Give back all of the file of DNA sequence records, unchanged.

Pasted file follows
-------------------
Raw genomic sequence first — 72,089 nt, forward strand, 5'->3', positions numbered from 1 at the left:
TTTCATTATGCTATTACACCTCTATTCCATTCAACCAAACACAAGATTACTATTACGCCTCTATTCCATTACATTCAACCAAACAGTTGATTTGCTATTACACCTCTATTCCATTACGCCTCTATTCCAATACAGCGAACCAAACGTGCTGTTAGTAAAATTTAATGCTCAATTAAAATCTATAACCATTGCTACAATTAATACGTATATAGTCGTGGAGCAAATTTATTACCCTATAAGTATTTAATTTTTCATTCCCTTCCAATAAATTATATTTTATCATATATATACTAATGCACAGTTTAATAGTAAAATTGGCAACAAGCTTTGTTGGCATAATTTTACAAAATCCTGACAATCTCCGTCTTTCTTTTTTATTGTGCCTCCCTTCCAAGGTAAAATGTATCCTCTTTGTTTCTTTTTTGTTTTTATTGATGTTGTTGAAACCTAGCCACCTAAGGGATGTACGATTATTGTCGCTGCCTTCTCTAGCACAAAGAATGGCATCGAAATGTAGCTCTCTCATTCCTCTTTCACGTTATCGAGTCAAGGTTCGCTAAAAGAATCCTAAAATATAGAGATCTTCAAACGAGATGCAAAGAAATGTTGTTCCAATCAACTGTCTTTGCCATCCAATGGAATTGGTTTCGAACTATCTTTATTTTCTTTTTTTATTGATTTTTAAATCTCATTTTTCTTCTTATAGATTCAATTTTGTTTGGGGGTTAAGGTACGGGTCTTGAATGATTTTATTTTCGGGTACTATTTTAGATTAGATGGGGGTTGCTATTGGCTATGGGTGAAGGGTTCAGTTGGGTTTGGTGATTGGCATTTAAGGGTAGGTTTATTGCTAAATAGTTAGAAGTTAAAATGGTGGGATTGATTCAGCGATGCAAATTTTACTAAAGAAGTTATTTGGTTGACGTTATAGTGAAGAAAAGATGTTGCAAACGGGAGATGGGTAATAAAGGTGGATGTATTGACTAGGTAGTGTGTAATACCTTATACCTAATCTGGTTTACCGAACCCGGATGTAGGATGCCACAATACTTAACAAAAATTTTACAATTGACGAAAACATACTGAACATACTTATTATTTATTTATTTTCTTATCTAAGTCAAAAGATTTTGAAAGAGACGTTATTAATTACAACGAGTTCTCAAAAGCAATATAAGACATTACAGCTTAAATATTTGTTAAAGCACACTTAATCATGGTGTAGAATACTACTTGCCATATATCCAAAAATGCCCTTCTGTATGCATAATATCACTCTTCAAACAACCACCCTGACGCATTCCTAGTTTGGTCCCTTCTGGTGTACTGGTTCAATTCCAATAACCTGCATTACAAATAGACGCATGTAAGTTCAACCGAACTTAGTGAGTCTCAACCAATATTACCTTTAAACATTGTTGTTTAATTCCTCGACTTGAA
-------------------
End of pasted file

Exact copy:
Raw genomic sequence first — 72,089 nt, forward strand, 5'->3', positions numbered from 1 at the left:
TTTCATTATGCTATTACACCTCTATTCCATTCAACCAAACACAAGATTACTATTACGCCTCTATTCCATTACATTCAACCAAACAGTTGATTTGCTATTACACCTCTATTCCATTACGCCTCTATTCCAATACAGCGAACCAAACGTGCTGTTAGTAAAATTTAATGCTCAATTAAAATCTATAACCATTGCTACAATTAATACGTATATAGTCGTGGAGCAAATTTATTACCCTATAAGTATTTAATTTTTCATTCCCTTCCAATAAATTATATTTTATCATATATATACTAATGCACAGTTTAATAGTAAAATTGGCAACAAGCTTTGTTGGCATAATTTTACAAAATCCTGACAATCTCCGTCTTTCTTTTTTATTGTGCCTCCCTTCCAAGGTAAAATGTATCCTCTTTGTTTCTTTTTTGTTTTTATTGATGTTGTTGAAACCTAGCCACCTAAGGGATGTACGATTATTGTCGCTGCCTTCTCTAGCACAAAGAATGGCATCGAAATGTAGCTCTCTCATTCCTCTTTCACGTTATCGAGTCAAGGTTCGCTAAAAGAATCCTAAAATATAGAGATCTTCAAACGAGATGCAAAGAAATGTTGTTCCAATCAACTGTCTTTGCCATCCAATGGAATTGGTTTCGAACTATCTTTATTTTCTTTTTTTATTGATTTTTAAATCTCATTTTTCTTCTTATAGATTCAATTTTGTTTGGGGGTTAAGGTACGGGTCTTGAATGATTTTATTTTCGGGTACTATTTTAGATTAGATGGGGGTTGCTATTGGCTATGGGTGAAGGGTTCAGTTGGGTTTGGTGATTGGCATTTAAGGGTAGGTTTATTGCTAAATAGTTAGAAGTTAAAATGGTGGGATTGATTCAGCGATGCAAATTTTACTAAAGAAGTTATTTGGTTGACGTTATAGTGAAGAAAAGATGTTGCAAACGGGAGATGGGTAATAAAGGTGGATGTATTGACTAGGTAGTGTGTAATACCTTATACCTAATCTGGTTTACCGAACCCGGATGTAGGATGCCACAATACTTAACAAAAATTTTACAATTGACGAAAACATACTGAACATACTTATTATTTATTTATTTTCTTATCTAAGTCAAAAGATTTTGAAAGAGACGTTATTAATTACAACGAGTTCTCAAAAGCAATATAAGACATTACAGCTTAAATATTTGTTAAAGCACACTTAATCATGGTGTAGAATACTACTTGCCATATATCCAAAAATGCCCTTCTGTATGCATAATATCACTCTTCAAACAACCACCCTGACGCATTCCTAGTTTGGTCCCTTCTGGTGTACTGGTTCAATTCCAATAACCTGCATTACAAATAGACGCATGTAAGTTCAACCGAACTTAGTGAGTCTCAACCAATATTACCTTTAAACATTGTTGTTTAATTCCTCGACTTGAA